FLOATING-POINT-BASED FILES:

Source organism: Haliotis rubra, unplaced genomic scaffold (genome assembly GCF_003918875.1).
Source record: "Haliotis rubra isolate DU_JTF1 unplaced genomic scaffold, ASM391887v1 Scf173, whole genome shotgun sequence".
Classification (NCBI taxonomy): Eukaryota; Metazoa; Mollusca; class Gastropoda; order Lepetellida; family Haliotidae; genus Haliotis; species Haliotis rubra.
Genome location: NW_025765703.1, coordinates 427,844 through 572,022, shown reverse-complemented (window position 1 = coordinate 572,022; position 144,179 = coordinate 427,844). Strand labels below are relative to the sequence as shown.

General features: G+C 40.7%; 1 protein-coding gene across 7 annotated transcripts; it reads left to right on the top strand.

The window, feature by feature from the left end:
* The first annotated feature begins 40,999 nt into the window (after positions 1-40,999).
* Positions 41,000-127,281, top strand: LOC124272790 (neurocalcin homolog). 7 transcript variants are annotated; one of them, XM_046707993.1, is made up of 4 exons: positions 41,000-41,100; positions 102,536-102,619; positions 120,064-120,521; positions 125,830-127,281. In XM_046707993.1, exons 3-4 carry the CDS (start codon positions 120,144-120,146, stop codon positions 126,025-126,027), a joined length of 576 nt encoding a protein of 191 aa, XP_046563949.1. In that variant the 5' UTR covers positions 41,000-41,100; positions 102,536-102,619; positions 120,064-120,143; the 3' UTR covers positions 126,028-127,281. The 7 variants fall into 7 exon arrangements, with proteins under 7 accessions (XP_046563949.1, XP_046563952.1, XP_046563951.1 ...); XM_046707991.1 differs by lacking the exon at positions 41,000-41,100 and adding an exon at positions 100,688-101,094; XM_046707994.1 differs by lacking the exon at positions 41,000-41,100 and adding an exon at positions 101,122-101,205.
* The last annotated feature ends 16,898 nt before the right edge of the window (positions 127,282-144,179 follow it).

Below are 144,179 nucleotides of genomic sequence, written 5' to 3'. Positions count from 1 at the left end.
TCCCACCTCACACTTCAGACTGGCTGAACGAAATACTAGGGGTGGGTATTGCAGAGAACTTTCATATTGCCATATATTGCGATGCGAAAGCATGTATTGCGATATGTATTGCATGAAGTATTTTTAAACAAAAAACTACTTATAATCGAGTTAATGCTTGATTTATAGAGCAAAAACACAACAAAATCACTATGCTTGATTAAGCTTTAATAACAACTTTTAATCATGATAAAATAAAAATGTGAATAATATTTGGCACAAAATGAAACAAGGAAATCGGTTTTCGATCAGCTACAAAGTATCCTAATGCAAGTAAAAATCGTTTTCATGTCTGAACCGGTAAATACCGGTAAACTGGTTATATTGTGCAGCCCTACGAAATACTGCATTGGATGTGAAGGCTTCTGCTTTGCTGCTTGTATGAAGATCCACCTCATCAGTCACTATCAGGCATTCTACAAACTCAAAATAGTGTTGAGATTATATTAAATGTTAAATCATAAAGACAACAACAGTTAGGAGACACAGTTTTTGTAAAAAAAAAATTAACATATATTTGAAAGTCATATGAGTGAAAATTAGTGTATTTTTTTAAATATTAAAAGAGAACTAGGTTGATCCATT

The MAGIC must be prefixed with "PV?f" or "PV?d" where ? can be 5, or 6 for Greymap or (colour) Pixmap (respectively); 'f' represents single-precision IEEE floating point, and 'd' represents double-precision IEEE numbers. The MAXCOLOUR/MAXVAL should follow specifications listed for the 'floating-point-based files' and are DIFFERENT to the specs of that variable for integer files. Data is stored in BIG-ENDIAN style (most significant byte first). This entails that little endian machines, such as the x86/PC will need to do byte reordering before displaying or writing to disl. A suggestion to convert to big-endian style on a little-endian machine would be to cast a pointer to a floating point number into a (char *), then read each of the 4 or 8 characters (depending on the precision, 'f' = 4 byte, 'd' = 8 byte) and then reverse the order for storage. Specifications for storage of PV6f/PV6d files are the same for PV6a files (R,G,B stored sequentially), except that the data is stored as IEEE floating point numbers between -MAXVAL and +MAXVAL. Any data outside this range shall cause the file to be considered 'corrupt'.